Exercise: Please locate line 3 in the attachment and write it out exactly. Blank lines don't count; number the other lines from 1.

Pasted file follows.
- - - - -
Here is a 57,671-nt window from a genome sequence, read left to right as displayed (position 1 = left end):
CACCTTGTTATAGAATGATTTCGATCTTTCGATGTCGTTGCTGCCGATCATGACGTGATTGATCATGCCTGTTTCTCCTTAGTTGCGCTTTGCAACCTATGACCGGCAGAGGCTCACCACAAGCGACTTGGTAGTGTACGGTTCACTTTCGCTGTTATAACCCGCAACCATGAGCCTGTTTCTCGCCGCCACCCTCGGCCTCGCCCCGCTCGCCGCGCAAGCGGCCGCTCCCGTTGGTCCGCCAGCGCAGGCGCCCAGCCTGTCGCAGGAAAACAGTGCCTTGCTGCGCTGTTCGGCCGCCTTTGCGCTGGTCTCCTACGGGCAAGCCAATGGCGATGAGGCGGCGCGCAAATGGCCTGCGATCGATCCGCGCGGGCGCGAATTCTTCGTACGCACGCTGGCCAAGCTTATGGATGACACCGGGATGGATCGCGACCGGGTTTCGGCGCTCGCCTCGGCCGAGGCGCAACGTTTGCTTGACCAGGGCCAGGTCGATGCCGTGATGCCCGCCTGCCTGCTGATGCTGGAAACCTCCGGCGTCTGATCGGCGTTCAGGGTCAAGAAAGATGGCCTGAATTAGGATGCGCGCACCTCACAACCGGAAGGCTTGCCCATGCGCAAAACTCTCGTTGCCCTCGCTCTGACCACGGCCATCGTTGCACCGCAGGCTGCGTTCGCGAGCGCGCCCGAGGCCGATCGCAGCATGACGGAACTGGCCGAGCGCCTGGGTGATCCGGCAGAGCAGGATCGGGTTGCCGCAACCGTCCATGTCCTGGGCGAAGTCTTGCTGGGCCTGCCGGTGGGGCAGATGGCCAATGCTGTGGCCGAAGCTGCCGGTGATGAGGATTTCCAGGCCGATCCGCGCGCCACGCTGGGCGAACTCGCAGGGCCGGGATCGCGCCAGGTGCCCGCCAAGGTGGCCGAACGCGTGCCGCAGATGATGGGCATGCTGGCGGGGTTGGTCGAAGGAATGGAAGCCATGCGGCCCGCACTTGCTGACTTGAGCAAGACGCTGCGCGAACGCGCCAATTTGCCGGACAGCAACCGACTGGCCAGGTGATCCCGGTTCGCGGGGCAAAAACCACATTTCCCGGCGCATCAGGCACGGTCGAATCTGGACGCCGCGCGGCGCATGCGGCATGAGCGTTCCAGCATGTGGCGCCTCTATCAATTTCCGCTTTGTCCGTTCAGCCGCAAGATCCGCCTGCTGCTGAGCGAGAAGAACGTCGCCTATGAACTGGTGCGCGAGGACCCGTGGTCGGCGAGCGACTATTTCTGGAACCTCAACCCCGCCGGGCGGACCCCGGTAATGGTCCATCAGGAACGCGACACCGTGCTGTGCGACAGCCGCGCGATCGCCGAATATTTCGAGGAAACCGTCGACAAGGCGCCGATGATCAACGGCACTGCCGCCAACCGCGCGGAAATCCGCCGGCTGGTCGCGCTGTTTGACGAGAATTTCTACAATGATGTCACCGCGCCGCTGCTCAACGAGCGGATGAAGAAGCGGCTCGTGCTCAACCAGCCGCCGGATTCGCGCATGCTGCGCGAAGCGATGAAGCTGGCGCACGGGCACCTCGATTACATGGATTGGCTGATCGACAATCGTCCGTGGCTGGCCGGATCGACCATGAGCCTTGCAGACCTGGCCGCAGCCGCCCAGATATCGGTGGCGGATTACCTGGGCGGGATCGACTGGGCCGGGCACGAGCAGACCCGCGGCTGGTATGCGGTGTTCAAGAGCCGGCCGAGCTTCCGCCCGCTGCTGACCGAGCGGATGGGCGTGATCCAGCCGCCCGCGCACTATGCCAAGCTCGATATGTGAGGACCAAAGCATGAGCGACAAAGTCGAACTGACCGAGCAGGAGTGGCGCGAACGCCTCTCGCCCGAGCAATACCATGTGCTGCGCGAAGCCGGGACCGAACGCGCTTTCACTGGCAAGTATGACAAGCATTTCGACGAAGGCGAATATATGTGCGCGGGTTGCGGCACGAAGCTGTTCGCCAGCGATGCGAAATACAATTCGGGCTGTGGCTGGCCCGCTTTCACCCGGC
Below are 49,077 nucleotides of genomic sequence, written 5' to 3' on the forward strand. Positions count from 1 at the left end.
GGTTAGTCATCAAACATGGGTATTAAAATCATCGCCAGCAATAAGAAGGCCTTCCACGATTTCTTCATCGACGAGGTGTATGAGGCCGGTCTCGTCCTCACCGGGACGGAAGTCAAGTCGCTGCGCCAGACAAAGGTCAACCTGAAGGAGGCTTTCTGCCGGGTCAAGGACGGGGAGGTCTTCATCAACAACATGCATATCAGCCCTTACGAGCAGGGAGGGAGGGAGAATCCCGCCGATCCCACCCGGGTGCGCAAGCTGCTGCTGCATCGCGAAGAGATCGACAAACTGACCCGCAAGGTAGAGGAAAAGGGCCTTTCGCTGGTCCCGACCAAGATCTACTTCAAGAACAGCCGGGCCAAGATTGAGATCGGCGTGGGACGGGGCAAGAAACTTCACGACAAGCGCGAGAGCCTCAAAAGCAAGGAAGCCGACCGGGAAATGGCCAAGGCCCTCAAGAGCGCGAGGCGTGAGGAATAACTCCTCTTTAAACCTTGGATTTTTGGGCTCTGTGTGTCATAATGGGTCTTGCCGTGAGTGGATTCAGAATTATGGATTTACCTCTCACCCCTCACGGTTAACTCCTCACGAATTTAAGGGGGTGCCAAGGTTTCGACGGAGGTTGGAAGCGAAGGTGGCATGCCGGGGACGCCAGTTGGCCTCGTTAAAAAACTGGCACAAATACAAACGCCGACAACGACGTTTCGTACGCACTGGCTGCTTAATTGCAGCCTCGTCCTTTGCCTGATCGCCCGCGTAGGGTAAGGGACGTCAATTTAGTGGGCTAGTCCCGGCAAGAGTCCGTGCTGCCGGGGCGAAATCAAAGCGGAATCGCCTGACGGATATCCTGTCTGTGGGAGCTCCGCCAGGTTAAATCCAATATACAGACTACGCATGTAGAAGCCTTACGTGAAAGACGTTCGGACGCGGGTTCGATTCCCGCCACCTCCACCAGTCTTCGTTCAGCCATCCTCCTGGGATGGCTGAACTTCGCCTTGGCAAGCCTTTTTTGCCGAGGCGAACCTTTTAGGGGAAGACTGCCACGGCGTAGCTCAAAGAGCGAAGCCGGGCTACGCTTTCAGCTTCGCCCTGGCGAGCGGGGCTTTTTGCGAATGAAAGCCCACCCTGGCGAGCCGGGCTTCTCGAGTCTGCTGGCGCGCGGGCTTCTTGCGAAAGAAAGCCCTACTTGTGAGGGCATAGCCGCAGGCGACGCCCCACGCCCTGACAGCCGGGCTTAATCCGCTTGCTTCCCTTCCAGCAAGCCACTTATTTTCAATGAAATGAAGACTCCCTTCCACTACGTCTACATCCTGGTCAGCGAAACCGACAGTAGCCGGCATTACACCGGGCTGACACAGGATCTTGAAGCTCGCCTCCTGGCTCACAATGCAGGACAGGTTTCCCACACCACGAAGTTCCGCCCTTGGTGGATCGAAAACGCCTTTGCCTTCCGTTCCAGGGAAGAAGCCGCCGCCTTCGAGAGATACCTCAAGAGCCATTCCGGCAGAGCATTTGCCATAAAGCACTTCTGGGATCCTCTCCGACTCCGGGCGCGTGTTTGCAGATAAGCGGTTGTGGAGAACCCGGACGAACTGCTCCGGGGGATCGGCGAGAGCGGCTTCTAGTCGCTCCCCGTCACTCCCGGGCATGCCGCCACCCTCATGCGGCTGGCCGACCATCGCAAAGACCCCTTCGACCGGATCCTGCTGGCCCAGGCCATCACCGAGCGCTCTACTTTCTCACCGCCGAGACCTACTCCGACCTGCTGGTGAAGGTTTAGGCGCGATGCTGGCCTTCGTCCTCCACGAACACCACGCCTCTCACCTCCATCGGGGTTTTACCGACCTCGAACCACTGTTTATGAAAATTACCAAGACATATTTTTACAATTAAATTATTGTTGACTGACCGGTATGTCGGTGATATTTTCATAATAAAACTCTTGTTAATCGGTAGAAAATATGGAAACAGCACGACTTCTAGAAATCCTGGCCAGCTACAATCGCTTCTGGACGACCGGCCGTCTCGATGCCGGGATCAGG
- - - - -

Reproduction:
Below are 49,077 nucleotides of genomic sequence, written 5' to 3' on the forward strand. Positions count from 1 at the left end.